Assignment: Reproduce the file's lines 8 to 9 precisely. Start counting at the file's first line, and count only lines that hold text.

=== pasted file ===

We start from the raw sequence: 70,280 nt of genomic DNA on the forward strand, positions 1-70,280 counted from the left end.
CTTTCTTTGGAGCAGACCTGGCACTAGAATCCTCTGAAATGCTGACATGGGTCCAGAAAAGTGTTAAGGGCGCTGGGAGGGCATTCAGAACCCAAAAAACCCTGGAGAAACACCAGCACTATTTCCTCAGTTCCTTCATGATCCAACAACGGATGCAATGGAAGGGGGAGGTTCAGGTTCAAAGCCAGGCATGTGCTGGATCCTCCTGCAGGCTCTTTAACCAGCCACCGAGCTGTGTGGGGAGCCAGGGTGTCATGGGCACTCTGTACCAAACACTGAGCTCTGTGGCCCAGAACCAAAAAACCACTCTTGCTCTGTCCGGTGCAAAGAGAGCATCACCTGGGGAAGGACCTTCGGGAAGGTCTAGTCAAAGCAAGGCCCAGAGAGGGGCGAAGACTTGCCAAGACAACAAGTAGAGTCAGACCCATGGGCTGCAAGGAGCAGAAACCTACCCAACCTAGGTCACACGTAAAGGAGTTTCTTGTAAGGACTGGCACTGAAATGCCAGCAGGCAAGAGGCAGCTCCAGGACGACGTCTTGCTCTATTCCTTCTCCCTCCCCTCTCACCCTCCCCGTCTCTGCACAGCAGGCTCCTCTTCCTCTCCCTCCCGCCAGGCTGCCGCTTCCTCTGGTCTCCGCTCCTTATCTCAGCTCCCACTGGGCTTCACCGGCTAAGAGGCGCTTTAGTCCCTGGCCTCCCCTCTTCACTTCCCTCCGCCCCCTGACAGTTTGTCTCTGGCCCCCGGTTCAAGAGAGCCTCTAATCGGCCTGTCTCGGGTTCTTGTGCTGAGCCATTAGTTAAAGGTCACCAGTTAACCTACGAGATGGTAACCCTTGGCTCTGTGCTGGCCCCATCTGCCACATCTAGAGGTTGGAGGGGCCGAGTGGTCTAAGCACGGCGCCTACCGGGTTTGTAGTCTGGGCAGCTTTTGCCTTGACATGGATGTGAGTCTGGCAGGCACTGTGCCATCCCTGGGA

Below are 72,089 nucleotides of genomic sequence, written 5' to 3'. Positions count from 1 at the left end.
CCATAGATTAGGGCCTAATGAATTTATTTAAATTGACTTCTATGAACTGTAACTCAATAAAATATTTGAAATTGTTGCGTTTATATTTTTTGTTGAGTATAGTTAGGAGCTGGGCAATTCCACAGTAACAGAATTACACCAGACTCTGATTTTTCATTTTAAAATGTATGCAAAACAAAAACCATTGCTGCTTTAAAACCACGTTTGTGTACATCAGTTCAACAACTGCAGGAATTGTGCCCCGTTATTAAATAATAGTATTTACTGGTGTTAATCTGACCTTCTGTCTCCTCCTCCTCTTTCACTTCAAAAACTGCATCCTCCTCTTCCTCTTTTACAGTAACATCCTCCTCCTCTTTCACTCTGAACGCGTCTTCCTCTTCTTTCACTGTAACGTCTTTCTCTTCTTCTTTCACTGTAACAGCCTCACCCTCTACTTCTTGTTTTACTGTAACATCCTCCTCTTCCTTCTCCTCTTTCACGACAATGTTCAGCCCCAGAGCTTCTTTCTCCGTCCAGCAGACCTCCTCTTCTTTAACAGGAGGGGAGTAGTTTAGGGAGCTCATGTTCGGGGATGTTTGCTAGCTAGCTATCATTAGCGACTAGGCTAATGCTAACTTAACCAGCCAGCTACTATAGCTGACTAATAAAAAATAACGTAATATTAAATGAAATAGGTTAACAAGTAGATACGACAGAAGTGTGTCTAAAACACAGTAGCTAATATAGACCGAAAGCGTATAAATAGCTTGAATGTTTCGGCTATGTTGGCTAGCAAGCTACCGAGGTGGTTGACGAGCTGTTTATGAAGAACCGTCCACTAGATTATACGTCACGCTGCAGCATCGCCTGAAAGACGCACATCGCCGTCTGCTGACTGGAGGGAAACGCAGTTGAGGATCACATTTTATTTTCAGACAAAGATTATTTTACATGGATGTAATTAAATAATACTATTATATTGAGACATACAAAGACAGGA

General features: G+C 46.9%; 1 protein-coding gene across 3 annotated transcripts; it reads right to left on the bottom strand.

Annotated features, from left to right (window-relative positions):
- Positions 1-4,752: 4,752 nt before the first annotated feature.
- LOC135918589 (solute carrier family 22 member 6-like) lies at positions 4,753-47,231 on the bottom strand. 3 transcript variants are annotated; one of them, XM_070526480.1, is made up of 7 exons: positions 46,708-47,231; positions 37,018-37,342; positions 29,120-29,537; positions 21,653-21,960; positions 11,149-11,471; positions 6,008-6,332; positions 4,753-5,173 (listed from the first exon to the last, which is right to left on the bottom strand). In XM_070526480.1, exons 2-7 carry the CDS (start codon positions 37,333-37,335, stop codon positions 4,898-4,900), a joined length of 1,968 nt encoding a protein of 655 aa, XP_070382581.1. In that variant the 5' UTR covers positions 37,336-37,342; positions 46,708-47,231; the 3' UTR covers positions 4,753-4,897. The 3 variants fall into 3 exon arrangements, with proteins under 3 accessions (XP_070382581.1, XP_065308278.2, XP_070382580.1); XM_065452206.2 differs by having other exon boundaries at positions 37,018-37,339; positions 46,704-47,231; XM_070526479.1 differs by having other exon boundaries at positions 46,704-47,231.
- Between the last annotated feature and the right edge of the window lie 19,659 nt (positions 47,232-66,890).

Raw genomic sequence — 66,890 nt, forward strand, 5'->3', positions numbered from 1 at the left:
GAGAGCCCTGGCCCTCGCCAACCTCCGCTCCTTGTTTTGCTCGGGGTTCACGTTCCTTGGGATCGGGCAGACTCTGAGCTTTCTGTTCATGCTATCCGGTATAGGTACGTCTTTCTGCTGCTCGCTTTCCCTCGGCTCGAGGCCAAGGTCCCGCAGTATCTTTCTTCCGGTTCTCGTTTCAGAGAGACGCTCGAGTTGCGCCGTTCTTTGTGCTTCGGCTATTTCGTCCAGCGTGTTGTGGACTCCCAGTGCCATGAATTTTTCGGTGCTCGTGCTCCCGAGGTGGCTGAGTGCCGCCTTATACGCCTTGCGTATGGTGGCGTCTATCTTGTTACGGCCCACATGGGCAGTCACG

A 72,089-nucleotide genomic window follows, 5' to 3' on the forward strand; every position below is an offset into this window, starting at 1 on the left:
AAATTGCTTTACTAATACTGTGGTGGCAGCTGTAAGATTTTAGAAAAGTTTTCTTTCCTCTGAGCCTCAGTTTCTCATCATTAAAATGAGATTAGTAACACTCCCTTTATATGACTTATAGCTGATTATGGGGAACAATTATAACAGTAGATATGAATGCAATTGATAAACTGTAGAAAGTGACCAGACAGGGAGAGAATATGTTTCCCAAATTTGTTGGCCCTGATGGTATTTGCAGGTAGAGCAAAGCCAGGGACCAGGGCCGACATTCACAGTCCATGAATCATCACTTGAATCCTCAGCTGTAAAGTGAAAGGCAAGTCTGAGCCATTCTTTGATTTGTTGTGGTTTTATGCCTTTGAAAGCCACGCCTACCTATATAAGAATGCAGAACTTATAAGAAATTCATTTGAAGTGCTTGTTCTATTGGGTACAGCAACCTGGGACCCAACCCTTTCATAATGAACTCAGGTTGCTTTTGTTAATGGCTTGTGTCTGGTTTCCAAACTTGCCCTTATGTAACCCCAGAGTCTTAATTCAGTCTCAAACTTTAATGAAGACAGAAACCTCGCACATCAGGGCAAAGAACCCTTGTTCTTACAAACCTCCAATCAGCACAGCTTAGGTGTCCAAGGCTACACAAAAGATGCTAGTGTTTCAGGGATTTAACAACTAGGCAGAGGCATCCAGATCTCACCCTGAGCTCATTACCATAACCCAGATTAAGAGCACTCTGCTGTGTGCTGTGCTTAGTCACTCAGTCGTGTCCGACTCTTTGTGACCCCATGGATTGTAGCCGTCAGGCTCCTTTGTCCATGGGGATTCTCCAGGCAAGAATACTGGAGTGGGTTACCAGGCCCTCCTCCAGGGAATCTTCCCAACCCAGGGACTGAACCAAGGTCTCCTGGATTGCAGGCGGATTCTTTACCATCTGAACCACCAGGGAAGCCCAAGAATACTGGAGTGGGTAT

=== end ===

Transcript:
- LOC135918589 (solute carrier family 22 member 6-like) lies at positions 4,753-47,231 on the bottom strand. 3 transcript variants are annotated; one of them, XM_070526480.1, is made up of 7 exons: positions 46,708-47,231; positions 37,018-37,342; positions 29,120-29,537; positions 21,653-21,960; positions 11,149-11,471; positions 6,008-6,332; positions 4,753-5,173 (listed from the first exon to the last, which is right to left on the bottom strand). In XM_070526480.1, exons 2-7 carry the CDS (start codon positions 37,333-37,335, stop codon positions 4,898-4,900), a joined length of 1,968 nt encoding a protein of 655 aa, XP_070382581.1. In that variant the 5' UTR covers positions 37,336-37,342; positions 46,708-47,231; the 3' UTR covers positions 4,753-4,897. The 3 variants fall into 3 exon arrangements, with proteins under 3 accessions (XP_070382581.1, XP_065308278.2, XP_070382580.1); XM_065452206.2 differs by having other exon boundaries at positions 37,018-37,339; positions 46,704-47,231; XM_070526479.1 differs by having other exon boundaries at positions 46,704-47,231.
- Between the last annotated feature and the right edge of the window lie 19,659 nt (positions 47,232-66,890).